Tuesday, Nov. 11, 1969

Kiwanis Club plans anniversary program

Members of the West Rome Kiwanis Club will celebrate their 50th anniversary with a gala dinner party Thursday night at the Coosa Country Club. The club was the second to be founded in Georgia, sponsored by Atlanta Kiwanians on November 8, 1919. The first president of the Rome Club was H.E. Kelley, president of Floyd County Bank, who took the first gavel at the Charter meeting on December 2, 1919.

Dean Covington, chairman of the occasion marking the golden anniversary, stated that a feature of the dinner will be the lighting of a 50-candle anniversary cake in tribute to each of the 50 past presidents of Rome Kiwanis. Special recognition will be accorded charter member Pierce E. McGhee who, until recently, had remained an active member of the club. Lightning candles and serving cake to some 250 Kiwanians attending will be Laura Harbin, daughter of Kiwanian Dr. Lester Harbin, and Barbara Covington, daughter of Kiwanian Dean Covington.

Following the anniversary dinner and program, guests will enjoy informal dancing in the main ballroom.

Earl Glasscock is president of the Kiwanis Club of Rome and heads the list of local Kiwanians in observance of 50 years of community service in the Rome area.

100 years ago as it appeared in the November 1919 editions of the Rome Tribune-Herald

Of course the gas has run out at the courthouse.

It’s been a long time since a term of either one of the county courts, the City or Superior, has been in session, and nothing else could be expected.

However, it made it rather uncomfortable at the courthouse with the cold weather and the furnace not yet gotten over its summer habits. There was no gas to turn on the gas heaters, and some of the officials had a hard time keeping warm.

In the afternoon the ordinary and tax collector made a short journey to ascertain the whys and wherefores of the lack of gas, but they have not made any public statement.

The writer doesn’t know much about it, but to a man up a tree it looks like someone had better pay the county’s gas bill.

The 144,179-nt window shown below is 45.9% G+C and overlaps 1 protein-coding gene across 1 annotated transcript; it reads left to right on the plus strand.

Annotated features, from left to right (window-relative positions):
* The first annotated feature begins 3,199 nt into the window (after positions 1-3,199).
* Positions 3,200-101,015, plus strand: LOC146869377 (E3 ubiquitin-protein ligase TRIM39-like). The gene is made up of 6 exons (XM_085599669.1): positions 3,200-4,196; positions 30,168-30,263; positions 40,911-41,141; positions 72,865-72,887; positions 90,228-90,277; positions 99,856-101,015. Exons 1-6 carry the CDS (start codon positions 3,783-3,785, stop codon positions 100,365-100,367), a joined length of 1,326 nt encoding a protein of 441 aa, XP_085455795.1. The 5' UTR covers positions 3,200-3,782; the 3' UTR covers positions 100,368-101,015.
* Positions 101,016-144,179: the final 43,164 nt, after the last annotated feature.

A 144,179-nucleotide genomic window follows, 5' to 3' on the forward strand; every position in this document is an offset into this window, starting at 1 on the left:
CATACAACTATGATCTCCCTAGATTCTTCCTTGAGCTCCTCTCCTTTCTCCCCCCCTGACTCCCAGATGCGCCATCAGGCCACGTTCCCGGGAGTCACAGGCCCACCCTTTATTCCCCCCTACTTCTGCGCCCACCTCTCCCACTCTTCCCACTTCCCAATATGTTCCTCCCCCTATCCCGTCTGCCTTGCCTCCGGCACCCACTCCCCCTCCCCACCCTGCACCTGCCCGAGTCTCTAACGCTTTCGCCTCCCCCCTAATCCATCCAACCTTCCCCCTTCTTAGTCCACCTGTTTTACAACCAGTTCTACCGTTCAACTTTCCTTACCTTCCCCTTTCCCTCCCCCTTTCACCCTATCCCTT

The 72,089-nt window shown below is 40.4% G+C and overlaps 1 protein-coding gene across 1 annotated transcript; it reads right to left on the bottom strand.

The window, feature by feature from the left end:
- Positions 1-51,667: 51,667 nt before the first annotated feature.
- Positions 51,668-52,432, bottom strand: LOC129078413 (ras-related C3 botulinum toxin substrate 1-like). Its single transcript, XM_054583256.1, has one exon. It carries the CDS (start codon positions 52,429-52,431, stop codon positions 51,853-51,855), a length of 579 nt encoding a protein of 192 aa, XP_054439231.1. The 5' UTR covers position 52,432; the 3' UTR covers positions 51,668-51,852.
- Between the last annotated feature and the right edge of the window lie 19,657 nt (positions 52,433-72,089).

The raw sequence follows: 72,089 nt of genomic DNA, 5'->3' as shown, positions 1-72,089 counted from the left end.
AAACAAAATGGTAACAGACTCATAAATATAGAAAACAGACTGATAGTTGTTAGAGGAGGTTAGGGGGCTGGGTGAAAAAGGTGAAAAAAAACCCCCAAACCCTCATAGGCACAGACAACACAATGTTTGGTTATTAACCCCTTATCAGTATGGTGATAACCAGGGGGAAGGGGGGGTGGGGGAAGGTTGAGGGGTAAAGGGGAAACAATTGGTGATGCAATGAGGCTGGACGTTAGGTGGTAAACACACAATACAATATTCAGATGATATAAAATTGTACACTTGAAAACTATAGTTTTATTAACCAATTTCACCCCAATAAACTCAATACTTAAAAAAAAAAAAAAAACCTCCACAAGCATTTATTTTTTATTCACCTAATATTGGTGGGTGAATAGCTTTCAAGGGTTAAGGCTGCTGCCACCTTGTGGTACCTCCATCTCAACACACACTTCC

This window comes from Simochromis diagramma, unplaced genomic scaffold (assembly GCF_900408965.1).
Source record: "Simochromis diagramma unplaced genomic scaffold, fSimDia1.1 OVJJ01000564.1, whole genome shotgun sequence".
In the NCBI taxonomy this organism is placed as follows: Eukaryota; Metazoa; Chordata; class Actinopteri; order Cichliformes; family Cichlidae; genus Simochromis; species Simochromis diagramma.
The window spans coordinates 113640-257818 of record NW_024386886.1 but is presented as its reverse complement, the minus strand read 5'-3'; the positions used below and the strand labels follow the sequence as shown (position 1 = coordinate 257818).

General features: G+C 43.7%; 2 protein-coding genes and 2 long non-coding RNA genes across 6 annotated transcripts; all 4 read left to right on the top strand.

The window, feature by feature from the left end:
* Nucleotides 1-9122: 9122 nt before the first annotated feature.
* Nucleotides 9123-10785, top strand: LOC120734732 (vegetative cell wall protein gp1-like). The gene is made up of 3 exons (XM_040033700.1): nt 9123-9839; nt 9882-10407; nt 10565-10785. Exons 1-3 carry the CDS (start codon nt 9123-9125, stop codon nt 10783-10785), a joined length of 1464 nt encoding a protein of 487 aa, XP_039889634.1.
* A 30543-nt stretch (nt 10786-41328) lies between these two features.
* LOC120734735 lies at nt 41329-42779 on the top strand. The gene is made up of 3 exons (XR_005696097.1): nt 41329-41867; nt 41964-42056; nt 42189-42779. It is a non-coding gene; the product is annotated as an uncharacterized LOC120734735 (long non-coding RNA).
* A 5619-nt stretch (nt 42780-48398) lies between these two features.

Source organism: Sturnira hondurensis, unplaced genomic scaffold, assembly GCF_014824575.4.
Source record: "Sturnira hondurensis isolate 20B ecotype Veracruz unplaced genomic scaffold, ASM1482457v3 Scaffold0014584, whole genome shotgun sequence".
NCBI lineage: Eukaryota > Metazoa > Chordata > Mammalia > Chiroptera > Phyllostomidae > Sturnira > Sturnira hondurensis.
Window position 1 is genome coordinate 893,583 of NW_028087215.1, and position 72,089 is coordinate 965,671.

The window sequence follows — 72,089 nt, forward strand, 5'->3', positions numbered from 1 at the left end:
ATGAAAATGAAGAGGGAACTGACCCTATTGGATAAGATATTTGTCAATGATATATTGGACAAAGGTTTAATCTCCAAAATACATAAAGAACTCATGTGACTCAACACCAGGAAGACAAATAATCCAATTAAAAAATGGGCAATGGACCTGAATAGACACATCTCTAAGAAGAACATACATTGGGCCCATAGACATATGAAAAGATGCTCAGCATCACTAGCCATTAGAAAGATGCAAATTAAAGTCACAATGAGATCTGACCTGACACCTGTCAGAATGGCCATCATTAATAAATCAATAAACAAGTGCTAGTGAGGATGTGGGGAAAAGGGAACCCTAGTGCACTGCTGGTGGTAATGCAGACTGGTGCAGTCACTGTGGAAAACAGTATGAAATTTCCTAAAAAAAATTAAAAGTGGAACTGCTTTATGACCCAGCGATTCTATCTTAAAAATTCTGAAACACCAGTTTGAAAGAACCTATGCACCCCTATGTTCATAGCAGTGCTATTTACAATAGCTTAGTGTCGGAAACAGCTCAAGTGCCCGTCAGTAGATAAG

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Thomas Kane, son of Mr. And Mrs. Frank J. Kane of Rome, has been designated by Congressman Gordon Lee, to take the examinations for admission to the U.S. Military Academy at West Point. He is one of Rome’s bright and popular young men, whose friends predict for him a successful career in the army. If he passes the February examinations he will be admitted to West Point in June of 1920.

Sunday, Nov. 9, 1964

Armuchee rallies late, but loses to West Side

DALTON, Ga. – Armuchee has been so close, yet so far from victory this season and Friday night was no different as the West Side team garnered a narrow 17-16 decision

Coach Namon Wiseman’s troops gave up 17 points during the first half and then attempted to battle back after finding out that mistakes were the major difference.

But it was a matter of not enough at the right time for the Indians in attempting to pull the game out of the fire.

Armuchee fumbled the ball on the kickoff and a West Side player was available for the recover. It took the homestanding troops only a short period of time to put a score on the board. The scoring play came on a one-yard plunge by Tony Kelley and this put West Side in the driver’s seat for the night, at least for the first half.

As it turned out, West Side chalked up a second touchdown on a 45-yard pass and then added the winning points on a field goal to go at halftime with a 17-0 lead.

The tempo of the game changed in the second half as Armuchee moved to the scoring tables but failed short in the final showing.

Stanley Dixon marked up the first touchdown with a 38-yard punt return in break the scoring ice. He also added a two-point conversion to cut the gap somewhat.

A short time later, fourth quarter, Jimmy Gribble moved across the goal line from the one for Armuchee’s second touchdown of the night. The run climaxed 60-yard drive. Dixon ran the extra point to end the scoring for the night.

However, Armuchee had several opportunities to score in the game including twice in the and the point was almost straight up. An Armuchee player grabbed the ball and moved to West Side’s 25, but an official blew the ball dead at the point the ball had first landed.

Coach Wiseman explained that it was a matter of an accidental or test whistle and cost Indians approximately 30 yards.

On the other drives, Armuchee was never able to cash in as a stubborn West Side held back the tide.

The tempo of the game changed completely in the second half as indicated by the fact that West Side racked up over 225 yards on the ground and air in the first half but had to settle for less than a 100 yard in the second half.

Meanwhile, Armuchee racked up 235 yards on the ground and 18 through the air.

Armuchee has one game remaining this season and that will be against Pepperell on Friday night.

Monday, Nov. 10, 1969

Apollo spacemen pronounced ‘fit and eager’ for moon flight

CAPE KENNEDY (UPI) – The Apollo 12 astronauts pronounced fit and “eager to fly,” today to home their reflexes for Friday’s launch to the moon.

Charles “Pete” Conrad, Richard F. Gordon and Alan L. Bean, planned to spend most of the day in spacecraft trainers, practicing lunar landing emergency procedures. They are preparing for every conceivable eventuality.